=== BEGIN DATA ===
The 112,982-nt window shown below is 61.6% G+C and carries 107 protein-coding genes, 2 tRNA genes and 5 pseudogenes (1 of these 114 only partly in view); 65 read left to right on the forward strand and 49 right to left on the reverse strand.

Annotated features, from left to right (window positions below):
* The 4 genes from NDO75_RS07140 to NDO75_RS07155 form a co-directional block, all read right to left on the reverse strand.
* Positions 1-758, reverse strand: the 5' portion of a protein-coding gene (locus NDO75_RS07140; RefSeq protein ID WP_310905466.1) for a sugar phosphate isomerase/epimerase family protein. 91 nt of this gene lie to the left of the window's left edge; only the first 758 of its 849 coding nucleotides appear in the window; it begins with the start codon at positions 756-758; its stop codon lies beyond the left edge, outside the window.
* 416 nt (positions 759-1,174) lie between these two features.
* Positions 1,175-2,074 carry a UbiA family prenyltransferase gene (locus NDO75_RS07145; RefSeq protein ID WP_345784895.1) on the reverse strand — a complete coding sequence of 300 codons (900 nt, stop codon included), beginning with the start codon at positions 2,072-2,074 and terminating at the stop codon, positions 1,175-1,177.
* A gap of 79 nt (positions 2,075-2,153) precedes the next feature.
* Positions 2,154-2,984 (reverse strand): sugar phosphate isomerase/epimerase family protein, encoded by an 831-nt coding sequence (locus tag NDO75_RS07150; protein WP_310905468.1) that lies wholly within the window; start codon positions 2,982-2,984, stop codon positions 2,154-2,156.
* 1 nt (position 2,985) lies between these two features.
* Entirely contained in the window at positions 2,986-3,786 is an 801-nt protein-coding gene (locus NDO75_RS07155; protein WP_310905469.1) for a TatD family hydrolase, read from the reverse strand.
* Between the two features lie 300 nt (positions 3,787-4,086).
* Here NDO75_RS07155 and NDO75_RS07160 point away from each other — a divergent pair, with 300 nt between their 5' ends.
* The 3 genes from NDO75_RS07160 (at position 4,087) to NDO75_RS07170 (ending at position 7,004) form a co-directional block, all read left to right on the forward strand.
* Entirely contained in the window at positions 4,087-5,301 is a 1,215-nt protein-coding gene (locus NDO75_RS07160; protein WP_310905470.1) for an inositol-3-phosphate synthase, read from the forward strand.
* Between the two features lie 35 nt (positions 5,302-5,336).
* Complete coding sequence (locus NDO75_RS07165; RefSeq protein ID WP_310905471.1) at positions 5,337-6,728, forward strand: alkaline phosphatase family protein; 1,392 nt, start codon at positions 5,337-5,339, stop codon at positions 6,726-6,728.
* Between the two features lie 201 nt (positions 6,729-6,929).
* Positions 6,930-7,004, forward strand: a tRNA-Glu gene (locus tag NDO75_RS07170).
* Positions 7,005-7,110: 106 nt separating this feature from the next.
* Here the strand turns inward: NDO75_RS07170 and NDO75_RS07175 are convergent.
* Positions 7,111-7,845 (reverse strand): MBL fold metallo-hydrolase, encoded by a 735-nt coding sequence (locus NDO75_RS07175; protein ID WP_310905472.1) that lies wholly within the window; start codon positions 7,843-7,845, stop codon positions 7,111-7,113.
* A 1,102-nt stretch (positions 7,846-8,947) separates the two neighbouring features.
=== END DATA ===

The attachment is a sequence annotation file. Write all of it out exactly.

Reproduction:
The 112,982-nt window shown below is 61.6% G+C and carries 107 protein-coding genes, 2 tRNA genes and 5 pseudogenes (1 of these 114 only partly in view); 65 read left to right on the forward strand and 49 right to left on the reverse strand.

Annotated features, from left to right (window positions below):
* The 4 genes from NDO75_RS07140 to NDO75_RS07155 form a co-directional block, all read right to left on the reverse strand.
* Positions 1-758, reverse strand: the 5' portion of a protein-coding gene (locus NDO75_RS07140; RefSeq protein ID WP_310905466.1) for a sugar phosphate isomerase/epimerase family protein. 91 nt of this gene lie to the left of the window's left edge; only the first 758 of its 849 coding nucleotides appear in the window; it begins with the start codon at positions 756-758; its stop codon lies beyond the left edge, outside the window.
* 416 nt (positions 759-1,174) lie between these two features.
* Positions 1,175-2,074 carry a UbiA family prenyltransferase gene (locus NDO75_RS07145; RefSeq protein ID WP_345784895.1) on the reverse strand — a complete coding sequence of 300 codons (900 nt, stop codon included), beginning with the start codon at positions 2,072-2,074 and terminating at the stop codon, positions 1,175-1,177.
* A gap of 79 nt (positions 2,075-2,153) precedes the next feature.
* Positions 2,154-2,984 (reverse strand): sugar phosphate isomerase/epimerase family protein, encoded by an 831-nt coding sequence (locus tag NDO75_RS07150; protein WP_310905468.1) that lies wholly within the window; start codon positions 2,982-2,984, stop codon positions 2,154-2,156.
* 1 nt (position 2,985) lies between these two features.
* Entirely contained in the window at positions 2,986-3,786 is an 801-nt protein-coding gene (locus NDO75_RS07155; protein WP_310905469.1) for a TatD family hydrolase, read from the reverse strand.
* Between the two features lie 300 nt (positions 3,787-4,086).
* Here NDO75_RS07155 and NDO75_RS07160 point away from each other — a divergent pair, with 300 nt between their 5' ends.
* The 3 genes from NDO75_RS07160 (at position 4,087) to NDO75_RS07170 (ending at position 7,004) form a co-directional block, all read left to right on the forward strand.
* Entirely contained in the window at positions 4,087-5,301 is a 1,215-nt protein-coding gene (locus NDO75_RS07160; protein WP_310905470.1) for an inositol-3-phosphate synthase, read from the forward strand.
* Between the two features lie 35 nt (positions 5,302-5,336).
* Complete coding sequence (locus NDO75_RS07165; RefSeq protein ID WP_310905471.1) at positions 5,337-6,728, forward strand: alkaline phosphatase family protein; 1,392 nt, start codon at positions 5,337-5,339, stop codon at positions 6,726-6,728.
* Between the two features lie 201 nt (positions 6,729-6,929).
* Positions 6,930-7,004, forward strand: a tRNA-Glu gene (locus tag NDO75_RS07170).
* Positions 7,005-7,110: 106 nt separating this feature from the next.
* Here the strand turns inward: NDO75_RS07170 and NDO75_RS07175 are convergent.
* Positions 7,111-7,845 (reverse strand): MBL fold metallo-hydrolase, encoded by a 735-nt coding sequence (locus NDO75_RS07175; protein ID WP_310905472.1) that lies wholly within the window; start codon positions 7,843-7,845, stop codon positions 7,111-7,113.
* A 1,102-nt stretch (positions 7,846-8,947) separates the two neighbouring features.